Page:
In disruption, potential benefits are either increased revenues or decreased expenses. In these questions, the cost is often investment costs; how much is needed to facilitate the new idea. The cost vs benefit is defined as the return on the cost.
These types of cases are often used for non-profit clients whose ultimate success is not based upon profitability, but social measures or the greater good. A good example is:
“The City of New York is considering shifting their parking meters from coin-operated to digital. Is this a good idea and why or why not?”
However, in a world of increasingly high profile disruptors like Uber, Netflix, and Dollar Shave Club, cost benefit questions do not apply exclusively to non-profits.
Your client is looking at option A vs option B, but needs the benefit of your top level analytical skills and insight before making their decision. In this situation, you need to quickly assess the revenues and costs associated with each option, ascertain which is the more profitable, and provide your recommendation based on your findings.
How to Calculate Profit
For the purposes of cases, which are simplified versions of real life, you do not have to demonstrate wizardry in Accounting. You do not have to memorize all of the possible profitability ratios.
However, you do need to know how to calculate gross profit (Revenue – COGS).
Then, you need to know how to calculate EBITDA (Gross profit – OpEx).
Then, you need to know how to calculate Operating Profit or EBIT (EBITDA – Depreciation – Amortization).
You also need to know which of these is larger, and what is included and excluded in each. You need to have a strong enough grasp for a situation where, when someone says “profit,” you can meaningfully defend which profit you believe they mean, and why.
Finally, it’s nice to know how to calculate Net Profit (EBIT – Interest – Taxes – One-time expenses), although as mentioned before you should not have to use it.
How to Use the Profitability Framework
The first thing you need to do is identify which question you’re addressing. Then you can begin to apply the case interview profitability framework – creatively.
Next, determine the revenue/revenue drivers. Remember, as a consultant, you will need to look at revenue by segment. This means that instead of doing a simple revenue calculation of:
Average Price x Quantity = Revenue
In reality, with more complicated software (or at least Excel), you’ll do it as follows:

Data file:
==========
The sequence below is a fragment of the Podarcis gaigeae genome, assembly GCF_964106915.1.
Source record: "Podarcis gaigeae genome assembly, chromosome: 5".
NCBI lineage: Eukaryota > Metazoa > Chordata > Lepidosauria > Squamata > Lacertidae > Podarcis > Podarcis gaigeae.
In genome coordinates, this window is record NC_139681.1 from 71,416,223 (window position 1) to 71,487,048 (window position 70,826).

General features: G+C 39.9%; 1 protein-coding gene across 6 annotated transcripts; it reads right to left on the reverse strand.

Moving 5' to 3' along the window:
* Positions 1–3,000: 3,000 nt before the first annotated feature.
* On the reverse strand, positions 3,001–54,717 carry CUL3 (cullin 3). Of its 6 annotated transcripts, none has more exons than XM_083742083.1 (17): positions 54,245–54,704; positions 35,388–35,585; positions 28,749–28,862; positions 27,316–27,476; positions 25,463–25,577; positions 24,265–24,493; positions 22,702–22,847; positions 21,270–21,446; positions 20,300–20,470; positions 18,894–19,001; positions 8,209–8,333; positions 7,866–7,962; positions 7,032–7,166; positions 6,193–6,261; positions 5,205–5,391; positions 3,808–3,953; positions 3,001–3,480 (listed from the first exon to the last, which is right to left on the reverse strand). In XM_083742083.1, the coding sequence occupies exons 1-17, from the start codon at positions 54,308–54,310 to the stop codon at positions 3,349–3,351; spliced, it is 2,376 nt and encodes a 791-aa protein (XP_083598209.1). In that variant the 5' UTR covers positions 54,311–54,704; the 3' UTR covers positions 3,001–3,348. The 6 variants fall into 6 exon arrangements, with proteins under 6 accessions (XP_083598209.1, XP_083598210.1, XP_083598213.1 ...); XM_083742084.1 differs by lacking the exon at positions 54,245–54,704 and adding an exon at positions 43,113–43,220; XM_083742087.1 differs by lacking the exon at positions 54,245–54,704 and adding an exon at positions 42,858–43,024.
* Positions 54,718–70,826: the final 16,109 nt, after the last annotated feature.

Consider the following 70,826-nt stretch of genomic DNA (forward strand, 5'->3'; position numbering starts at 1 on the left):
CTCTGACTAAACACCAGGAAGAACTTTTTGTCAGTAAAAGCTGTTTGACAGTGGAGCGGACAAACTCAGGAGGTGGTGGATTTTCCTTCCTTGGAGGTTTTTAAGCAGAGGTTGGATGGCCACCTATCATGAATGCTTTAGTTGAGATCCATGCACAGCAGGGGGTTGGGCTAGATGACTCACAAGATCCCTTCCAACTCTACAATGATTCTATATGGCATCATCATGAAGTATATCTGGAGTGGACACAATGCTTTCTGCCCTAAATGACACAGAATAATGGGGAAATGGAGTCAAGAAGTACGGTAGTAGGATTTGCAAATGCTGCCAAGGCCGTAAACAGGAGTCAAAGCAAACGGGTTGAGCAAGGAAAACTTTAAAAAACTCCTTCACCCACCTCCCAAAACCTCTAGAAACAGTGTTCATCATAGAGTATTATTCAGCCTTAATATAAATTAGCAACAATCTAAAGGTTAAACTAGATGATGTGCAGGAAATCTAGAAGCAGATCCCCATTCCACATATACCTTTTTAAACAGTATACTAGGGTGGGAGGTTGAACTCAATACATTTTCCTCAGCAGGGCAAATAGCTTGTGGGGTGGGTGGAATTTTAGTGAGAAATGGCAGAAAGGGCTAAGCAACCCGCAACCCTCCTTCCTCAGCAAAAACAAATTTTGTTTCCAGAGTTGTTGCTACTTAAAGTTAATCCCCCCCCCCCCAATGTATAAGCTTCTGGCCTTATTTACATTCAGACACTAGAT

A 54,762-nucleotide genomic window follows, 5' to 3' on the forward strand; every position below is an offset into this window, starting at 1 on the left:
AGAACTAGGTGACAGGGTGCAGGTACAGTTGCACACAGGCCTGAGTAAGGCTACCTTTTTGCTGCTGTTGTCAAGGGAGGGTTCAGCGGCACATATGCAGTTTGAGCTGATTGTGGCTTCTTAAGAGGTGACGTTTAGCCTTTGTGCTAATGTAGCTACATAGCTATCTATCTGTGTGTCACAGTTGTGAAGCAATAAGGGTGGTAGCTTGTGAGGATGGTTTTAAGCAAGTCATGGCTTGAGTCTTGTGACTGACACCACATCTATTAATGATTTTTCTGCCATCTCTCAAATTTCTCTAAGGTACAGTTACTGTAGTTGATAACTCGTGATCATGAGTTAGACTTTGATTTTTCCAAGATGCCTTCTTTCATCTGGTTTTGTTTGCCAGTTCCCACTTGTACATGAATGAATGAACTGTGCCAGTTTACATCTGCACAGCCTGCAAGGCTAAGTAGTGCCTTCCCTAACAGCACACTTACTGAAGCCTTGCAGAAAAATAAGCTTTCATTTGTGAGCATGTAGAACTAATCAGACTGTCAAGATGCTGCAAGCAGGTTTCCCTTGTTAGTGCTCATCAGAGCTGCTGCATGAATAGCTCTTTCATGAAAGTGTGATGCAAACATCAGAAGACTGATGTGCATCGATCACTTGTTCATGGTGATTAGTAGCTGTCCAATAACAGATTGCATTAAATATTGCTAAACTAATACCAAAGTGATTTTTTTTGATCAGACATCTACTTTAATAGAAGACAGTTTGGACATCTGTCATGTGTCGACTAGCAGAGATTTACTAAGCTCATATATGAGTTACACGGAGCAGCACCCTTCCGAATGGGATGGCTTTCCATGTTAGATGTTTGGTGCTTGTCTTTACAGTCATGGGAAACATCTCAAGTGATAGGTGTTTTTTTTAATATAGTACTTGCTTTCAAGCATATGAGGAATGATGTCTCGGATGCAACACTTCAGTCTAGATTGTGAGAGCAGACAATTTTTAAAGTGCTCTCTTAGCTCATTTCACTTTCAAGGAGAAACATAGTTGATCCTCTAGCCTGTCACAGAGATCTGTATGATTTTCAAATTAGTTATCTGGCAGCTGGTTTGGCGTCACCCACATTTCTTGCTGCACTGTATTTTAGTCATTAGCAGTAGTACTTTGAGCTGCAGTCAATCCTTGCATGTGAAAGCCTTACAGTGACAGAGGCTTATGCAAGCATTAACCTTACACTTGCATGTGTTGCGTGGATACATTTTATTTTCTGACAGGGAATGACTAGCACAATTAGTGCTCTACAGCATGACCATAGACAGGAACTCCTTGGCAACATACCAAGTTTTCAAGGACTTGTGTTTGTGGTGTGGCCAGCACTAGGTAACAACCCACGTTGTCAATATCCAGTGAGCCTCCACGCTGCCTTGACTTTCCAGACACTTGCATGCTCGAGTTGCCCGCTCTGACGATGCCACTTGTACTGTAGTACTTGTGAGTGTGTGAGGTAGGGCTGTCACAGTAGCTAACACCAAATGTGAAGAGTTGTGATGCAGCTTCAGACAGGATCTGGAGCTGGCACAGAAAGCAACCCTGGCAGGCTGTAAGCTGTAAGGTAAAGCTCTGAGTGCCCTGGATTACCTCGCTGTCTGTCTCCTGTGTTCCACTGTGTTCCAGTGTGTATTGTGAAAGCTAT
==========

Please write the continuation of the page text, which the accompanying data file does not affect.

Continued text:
[(Price Segment 1 x Quantity Segment 1) – COGS Segment 1] + [(Price Segment 2 x Quantity Segment 2) – COGS Segment 2] = Gross Profit
Aside from knowing the profitability equation, you should also be aware of factors that impact profitability:
Factors That Impact Revenue:
Overall market demand
- “Are there a lot of companies providing an identical service?
- Is the market declining?”
- “Are they driving prices down?”
Customer (remember, customer does not necessarily equal final consumer)
- “How much buying power do they have?”
Overall market demand
- “Is it decreasing? Is this industry-wide?”
- “Are they stealing customers?”
- “Are their needs being met?”
- “Are we marketing through the best and most effective channels?”
That was a brief look into revenues, now let’s look at what can affect the costs side of the equation in the profitability framework.
Factors That Impact Costs:
- Fixed Labor
- Other fixed costs, e.g insurance
- COGS (Cost of Goods Sold)
- Variable Labor – Have wages increased without a corresponding increase in price?
- Distribution Costs
- Other Variable Costs
Conclusion on Profitability Framework
As long as you solve the profitability framework cases using simple structures in 2 levels (what is changing and why), you’ll be well on your way to acing the case. See our introduction to case interview frameworks.
This is just a brief look at the case interview profit framework, but it’s enough to get you started. If you’d like more help or want to figure out how to calculate the profit equation, book an Interview Prep Session with an expert coach.